The real problem is that Russia lacks a functional public health system, which means it will be unable to respond to these kinds of public health shocks. This is not a place that will be made nicer by global warming.
Experts have long feared that Earth's warming climate would cause tropical diseases such as malaria to spread into more temperate zones, but a dramatic example of an apparently climate-related disease outbreak cropped up this winter in a cold place -- Russia.
More than 3,000 cases of infections caused by hantaviruses have been reported so far in Russian cities and towns, including many that are within a few hundred miles of Moscow, such as Voronezh and Lipetsk. The viruses can cause a serious, and sometimes deadly, disease known as hemorrhagic fever with renal syndrome, or HFRS.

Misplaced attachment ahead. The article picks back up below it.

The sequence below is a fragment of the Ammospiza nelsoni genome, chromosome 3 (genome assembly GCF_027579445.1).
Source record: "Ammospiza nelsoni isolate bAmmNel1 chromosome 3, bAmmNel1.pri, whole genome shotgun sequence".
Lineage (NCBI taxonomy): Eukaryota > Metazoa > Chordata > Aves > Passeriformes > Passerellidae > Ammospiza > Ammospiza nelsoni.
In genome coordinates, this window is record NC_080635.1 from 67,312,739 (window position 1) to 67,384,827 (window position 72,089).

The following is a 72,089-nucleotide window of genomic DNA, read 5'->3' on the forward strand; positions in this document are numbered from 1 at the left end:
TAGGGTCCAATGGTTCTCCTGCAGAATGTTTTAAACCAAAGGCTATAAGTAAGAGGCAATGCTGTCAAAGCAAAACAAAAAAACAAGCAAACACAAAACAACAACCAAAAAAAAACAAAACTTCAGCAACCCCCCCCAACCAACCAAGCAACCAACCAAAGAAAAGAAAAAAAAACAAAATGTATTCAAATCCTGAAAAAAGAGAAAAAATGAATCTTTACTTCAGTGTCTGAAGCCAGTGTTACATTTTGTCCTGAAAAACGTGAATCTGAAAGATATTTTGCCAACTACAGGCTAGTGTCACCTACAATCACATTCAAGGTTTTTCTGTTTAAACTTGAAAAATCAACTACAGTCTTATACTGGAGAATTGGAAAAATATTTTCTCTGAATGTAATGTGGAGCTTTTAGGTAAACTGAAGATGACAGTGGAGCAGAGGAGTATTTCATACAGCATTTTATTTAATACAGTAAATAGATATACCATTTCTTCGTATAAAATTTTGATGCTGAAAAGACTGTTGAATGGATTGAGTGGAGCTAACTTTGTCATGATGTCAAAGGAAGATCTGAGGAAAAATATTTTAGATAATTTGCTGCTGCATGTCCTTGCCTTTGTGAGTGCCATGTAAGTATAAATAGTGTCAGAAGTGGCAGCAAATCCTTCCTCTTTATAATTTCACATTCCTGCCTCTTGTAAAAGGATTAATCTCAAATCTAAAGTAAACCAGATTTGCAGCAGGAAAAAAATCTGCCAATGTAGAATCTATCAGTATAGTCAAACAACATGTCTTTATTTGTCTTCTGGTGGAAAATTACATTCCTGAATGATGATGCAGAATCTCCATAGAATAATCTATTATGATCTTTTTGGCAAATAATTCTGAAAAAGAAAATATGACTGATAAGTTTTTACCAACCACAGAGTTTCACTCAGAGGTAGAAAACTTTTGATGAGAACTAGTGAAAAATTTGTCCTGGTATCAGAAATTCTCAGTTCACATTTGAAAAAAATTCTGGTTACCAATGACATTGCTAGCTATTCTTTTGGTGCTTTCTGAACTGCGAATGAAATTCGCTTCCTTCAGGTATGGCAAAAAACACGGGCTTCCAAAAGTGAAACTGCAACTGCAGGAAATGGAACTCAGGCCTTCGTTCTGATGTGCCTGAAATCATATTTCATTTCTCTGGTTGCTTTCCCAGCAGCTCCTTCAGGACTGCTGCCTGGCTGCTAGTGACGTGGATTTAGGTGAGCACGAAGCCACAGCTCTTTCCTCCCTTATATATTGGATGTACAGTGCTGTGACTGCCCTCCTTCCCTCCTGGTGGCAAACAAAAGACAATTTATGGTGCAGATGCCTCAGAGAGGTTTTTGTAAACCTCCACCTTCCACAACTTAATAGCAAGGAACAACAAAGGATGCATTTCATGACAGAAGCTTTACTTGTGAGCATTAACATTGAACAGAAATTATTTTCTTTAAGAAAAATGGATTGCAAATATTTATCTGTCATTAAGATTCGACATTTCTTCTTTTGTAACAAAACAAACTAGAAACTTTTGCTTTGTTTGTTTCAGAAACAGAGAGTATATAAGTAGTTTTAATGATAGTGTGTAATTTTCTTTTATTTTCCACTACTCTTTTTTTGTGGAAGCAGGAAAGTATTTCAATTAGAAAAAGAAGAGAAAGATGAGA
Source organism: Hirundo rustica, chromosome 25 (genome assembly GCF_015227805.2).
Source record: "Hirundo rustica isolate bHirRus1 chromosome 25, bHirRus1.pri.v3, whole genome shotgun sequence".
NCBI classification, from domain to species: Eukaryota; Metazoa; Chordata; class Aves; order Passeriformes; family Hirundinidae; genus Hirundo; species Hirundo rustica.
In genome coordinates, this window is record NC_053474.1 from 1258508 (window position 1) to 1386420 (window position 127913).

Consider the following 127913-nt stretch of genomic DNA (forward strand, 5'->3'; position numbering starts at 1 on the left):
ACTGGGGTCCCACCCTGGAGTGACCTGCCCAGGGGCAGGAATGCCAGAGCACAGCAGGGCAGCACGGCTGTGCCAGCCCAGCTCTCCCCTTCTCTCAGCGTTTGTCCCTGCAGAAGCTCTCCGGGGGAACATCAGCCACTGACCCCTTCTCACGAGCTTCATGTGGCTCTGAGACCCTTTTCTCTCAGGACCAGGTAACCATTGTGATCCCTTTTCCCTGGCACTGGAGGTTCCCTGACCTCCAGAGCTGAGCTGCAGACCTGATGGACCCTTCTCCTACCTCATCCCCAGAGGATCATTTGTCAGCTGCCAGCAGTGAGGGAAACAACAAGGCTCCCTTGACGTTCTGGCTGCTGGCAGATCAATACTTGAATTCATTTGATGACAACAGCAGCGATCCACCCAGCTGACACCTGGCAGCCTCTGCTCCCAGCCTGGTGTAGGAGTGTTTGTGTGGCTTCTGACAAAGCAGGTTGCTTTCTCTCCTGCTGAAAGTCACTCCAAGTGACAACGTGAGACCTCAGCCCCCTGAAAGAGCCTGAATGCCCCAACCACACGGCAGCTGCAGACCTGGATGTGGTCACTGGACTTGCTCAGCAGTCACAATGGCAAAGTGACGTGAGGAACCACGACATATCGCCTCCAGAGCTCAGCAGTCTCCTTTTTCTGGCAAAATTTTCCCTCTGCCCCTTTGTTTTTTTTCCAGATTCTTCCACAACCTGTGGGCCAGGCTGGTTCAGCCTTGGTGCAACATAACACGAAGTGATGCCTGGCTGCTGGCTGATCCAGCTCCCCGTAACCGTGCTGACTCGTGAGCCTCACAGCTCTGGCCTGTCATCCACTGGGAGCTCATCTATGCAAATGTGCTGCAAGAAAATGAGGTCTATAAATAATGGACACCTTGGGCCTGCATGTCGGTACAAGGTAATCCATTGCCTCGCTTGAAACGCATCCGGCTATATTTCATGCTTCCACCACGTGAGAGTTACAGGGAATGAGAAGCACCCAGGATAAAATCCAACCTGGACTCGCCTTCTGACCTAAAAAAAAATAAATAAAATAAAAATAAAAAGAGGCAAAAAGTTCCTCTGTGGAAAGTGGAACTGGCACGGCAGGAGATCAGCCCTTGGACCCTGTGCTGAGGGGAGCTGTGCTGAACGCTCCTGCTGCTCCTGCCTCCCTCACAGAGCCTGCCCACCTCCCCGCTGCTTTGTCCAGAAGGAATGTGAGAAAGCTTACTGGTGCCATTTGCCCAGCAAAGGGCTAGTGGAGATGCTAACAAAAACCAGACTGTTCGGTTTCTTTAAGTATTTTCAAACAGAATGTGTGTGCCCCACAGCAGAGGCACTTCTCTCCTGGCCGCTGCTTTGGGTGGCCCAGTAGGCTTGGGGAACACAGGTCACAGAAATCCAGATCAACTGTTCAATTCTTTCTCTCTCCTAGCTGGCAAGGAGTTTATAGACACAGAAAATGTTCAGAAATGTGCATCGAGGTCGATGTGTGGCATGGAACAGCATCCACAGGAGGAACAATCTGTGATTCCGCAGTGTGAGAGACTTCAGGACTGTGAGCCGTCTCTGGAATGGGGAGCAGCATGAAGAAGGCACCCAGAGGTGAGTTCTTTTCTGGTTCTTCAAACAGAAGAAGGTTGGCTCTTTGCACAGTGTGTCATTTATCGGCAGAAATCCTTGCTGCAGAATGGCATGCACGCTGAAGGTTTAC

During Russia's more typically frigid winters, scientists believe, HFRS-causing viruses die off in the consistently below-zero temperatures. But this winter has been anything but cold. On Dec. 7 Moscow hit a record 46 degrees Fahrenheit. HFRS was last on a rampage in Russia in 1997, coinciding with another very warm winter. By mid-spring that year, the number of cases reached more than 20,000.
There's also a nice graphic associated with this article:Hat tip: CD.